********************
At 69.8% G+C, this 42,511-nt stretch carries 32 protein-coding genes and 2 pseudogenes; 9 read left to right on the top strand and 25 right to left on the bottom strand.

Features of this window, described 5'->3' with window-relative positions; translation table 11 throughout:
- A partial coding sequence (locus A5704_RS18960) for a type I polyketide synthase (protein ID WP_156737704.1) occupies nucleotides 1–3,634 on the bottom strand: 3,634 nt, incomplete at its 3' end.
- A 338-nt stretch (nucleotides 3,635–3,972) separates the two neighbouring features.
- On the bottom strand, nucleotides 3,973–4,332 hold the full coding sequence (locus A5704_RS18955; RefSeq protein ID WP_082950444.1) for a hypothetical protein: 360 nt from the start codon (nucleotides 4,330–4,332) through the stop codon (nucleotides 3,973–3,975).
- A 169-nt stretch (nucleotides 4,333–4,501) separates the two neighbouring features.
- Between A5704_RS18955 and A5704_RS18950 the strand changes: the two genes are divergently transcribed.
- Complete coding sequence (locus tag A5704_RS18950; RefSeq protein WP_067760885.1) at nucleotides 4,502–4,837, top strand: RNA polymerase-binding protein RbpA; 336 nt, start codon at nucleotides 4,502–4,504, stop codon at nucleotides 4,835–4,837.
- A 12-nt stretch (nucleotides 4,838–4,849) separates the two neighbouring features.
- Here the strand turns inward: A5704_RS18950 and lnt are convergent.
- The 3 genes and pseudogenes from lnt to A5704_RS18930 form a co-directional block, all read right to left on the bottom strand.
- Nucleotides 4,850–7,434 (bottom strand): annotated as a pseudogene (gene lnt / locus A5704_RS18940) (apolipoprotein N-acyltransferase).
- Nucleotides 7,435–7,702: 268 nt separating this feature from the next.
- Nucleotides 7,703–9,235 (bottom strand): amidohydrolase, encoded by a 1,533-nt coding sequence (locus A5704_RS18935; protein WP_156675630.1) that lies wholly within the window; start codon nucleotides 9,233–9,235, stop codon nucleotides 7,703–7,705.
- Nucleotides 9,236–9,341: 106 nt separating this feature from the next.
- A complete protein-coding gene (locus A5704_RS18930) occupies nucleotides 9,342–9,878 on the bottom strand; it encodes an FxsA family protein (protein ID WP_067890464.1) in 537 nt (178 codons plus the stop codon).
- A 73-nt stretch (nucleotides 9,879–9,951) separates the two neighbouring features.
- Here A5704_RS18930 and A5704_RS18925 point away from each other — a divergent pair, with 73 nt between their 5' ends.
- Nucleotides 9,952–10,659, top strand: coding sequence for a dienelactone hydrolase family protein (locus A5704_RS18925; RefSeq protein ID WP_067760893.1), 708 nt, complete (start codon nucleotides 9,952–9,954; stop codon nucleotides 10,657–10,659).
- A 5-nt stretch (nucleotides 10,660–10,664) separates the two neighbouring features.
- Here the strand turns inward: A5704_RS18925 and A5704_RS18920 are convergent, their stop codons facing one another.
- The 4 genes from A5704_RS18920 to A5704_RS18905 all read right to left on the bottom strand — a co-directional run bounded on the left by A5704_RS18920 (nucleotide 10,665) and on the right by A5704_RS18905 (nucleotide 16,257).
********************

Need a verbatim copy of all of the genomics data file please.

At 69.8% G+C, this 42,511-nt stretch carries 32 protein-coding genes and 2 pseudogenes; 9 read left to right on the top strand and 25 right to left on the bottom strand.

Features of this window, described 5'->3' with window-relative positions; translation table 11 throughout:
- A partial coding sequence (locus A5704_RS18960) for a type I polyketide synthase (protein ID WP_156737704.1) occupies nucleotides 1–3,634 on the bottom strand: 3,634 nt, incomplete at its 3' end.
- A 338-nt stretch (nucleotides 3,635–3,972) separates the two neighbouring features.
- On the bottom strand, nucleotides 3,973–4,332 hold the full coding sequence (locus A5704_RS18955; RefSeq protein ID WP_082950444.1) for a hypothetical protein: 360 nt from the start codon (nucleotides 4,330–4,332) through the stop codon (nucleotides 3,973–3,975).
- A 169-nt stretch (nucleotides 4,333–4,501) separates the two neighbouring features.
- Between A5704_RS18955 and A5704_RS18950 the strand changes: the two genes are divergently transcribed.
- Complete coding sequence (locus tag A5704_RS18950; RefSeq protein WP_067760885.1) at nucleotides 4,502–4,837, top strand: RNA polymerase-binding protein RbpA; 336 nt, start codon at nucleotides 4,502–4,504, stop codon at nucleotides 4,835–4,837.
- A 12-nt stretch (nucleotides 4,838–4,849) separates the two neighbouring features.
- Here the strand turns inward: A5704_RS18950 and lnt are convergent.
- The 3 genes and pseudogenes from lnt to A5704_RS18930 form a co-directional block, all read right to left on the bottom strand.
- Nucleotides 4,850–7,434 (bottom strand): annotated as a pseudogene (gene lnt / locus A5704_RS18940) (apolipoprotein N-acyltransferase).
- Nucleotides 7,435–7,702: 268 nt separating this feature from the next.
- Nucleotides 7,703–9,235 (bottom strand): amidohydrolase, encoded by a 1,533-nt coding sequence (locus A5704_RS18935; protein WP_156675630.1) that lies wholly within the window; start codon nucleotides 9,233–9,235, stop codon nucleotides 7,703–7,705.
- Nucleotides 9,236–9,341: 106 nt separating this feature from the next.
- A complete protein-coding gene (locus A5704_RS18930) occupies nucleotides 9,342–9,878 on the bottom strand; it encodes an FxsA family protein (protein ID WP_067890464.1) in 537 nt (178 codons plus the stop codon).
- A 73-nt stretch (nucleotides 9,879–9,951) separates the two neighbouring features.
- Here A5704_RS18930 and A5704_RS18925 point away from each other — a divergent pair, with 73 nt between their 5' ends.
- Nucleotides 9,952–10,659, top strand: coding sequence for a dienelactone hydrolase family protein (locus A5704_RS18925; RefSeq protein ID WP_067760893.1), 708 nt, complete (start codon nucleotides 9,952–9,954; stop codon nucleotides 10,657–10,659).
- A 5-nt stretch (nucleotides 10,660–10,664) separates the two neighbouring features.
- Here the strand turns inward: A5704_RS18925 and A5704_RS18920 are convergent, their stop codons facing one another.
- The 4 genes from A5704_RS18920 to A5704_RS18905 all read right to left on the bottom strand — a co-directional run bounded on the left by A5704_RS18920 (nucleotide 10,665) and on the right by A5704_RS18905 (nucleotide 16,257).